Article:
The opinion of the court was delivered by: William M. Skretny United States District Judge
On July 8, 2008, the Court issued a Decision and Order on all motions pending in this case and entered a final judgment vacating the National Indian Gaming Commission's approval of the Seneca Nation of Indians' June 9, 2007 Class III Gaming Ordinance ("Ordinance"). Currently before the Court are two post-judgment motions. Plaintiffs have filed a Motion for an Order Enforcing the Judgment (Docket No. 63) and Defendants have filed a Motion to Amen1d the Judgment to include a Remand to the Chairman of the National Indian Gaming Commission ("NIGC") (Docket No. 65). As set forth fully below, Plaintiffs' Motion is granted in part and denied in part, and Defendants' motion is denied.
A. Plaintiffs' Motion to Enforce the Judgment
Plaintiffs ask that the Court enforce its July 8, 2008 Decision by directing Defendants, and in particular the Chairman of the NIGC, to order the permanent closure of the Seneca Nation of Indians' ("SNI") gambling casino located on a 9-1/2 acre site in downtown Buffalo, New York, referred to in the Decision as the "Buffalo Parcel."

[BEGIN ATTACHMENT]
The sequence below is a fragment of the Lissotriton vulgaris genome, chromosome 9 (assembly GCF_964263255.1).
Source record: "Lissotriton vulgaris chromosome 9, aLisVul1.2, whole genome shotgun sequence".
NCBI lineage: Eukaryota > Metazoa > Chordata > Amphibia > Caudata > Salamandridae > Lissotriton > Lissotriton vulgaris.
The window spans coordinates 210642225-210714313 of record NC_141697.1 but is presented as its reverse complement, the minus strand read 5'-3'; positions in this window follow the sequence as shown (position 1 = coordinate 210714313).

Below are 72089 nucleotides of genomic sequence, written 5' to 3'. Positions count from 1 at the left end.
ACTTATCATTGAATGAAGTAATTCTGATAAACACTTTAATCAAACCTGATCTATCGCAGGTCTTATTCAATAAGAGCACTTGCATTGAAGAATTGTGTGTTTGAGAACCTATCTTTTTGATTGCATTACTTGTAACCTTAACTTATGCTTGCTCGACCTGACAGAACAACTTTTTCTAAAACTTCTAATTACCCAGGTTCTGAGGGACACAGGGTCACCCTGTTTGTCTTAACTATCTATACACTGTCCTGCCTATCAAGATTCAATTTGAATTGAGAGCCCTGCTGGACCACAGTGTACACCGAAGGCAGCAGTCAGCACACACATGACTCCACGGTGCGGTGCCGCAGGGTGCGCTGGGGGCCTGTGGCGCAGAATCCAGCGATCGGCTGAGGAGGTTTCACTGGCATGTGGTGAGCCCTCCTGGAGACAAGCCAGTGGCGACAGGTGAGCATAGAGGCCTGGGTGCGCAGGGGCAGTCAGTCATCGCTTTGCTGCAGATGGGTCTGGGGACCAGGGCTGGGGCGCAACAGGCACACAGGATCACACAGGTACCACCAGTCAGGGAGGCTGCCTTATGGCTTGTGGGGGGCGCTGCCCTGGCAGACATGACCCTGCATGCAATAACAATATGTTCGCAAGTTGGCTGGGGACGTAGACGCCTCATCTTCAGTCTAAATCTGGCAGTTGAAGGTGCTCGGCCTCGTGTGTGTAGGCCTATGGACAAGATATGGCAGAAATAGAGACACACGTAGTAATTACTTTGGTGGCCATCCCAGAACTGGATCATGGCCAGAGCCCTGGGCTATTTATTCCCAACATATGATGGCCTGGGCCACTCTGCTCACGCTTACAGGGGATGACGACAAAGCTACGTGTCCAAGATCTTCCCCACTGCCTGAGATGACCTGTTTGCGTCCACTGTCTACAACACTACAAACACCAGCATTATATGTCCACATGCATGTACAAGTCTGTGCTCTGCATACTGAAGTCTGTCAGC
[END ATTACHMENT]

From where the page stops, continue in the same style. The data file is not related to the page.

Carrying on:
Under the Indian Gaming Regulatory Act ("IGRA"), Class III gambling is lawful only when, among other requirements: (1) the tribe wishing to conduct gambling activities adopts a gaming ordinance that meets the IGRA's requirements; and (2) the ordinance is approved by the NIGC Chairman. 25 U.S.C. § 2710(d)(1). The Court's July 8, 2008 Decision vacated the Chairman's approval of the SNI's Ordinance. NIGC regulations state that the operation of a gaming facility "without a tribal ordinance or resolution that the Chairman has approved under part 522 or 523 of this chapter" is a "substantial violation" of the IGRA. 25 C.F.R. § 573.6 (emphasis supplied).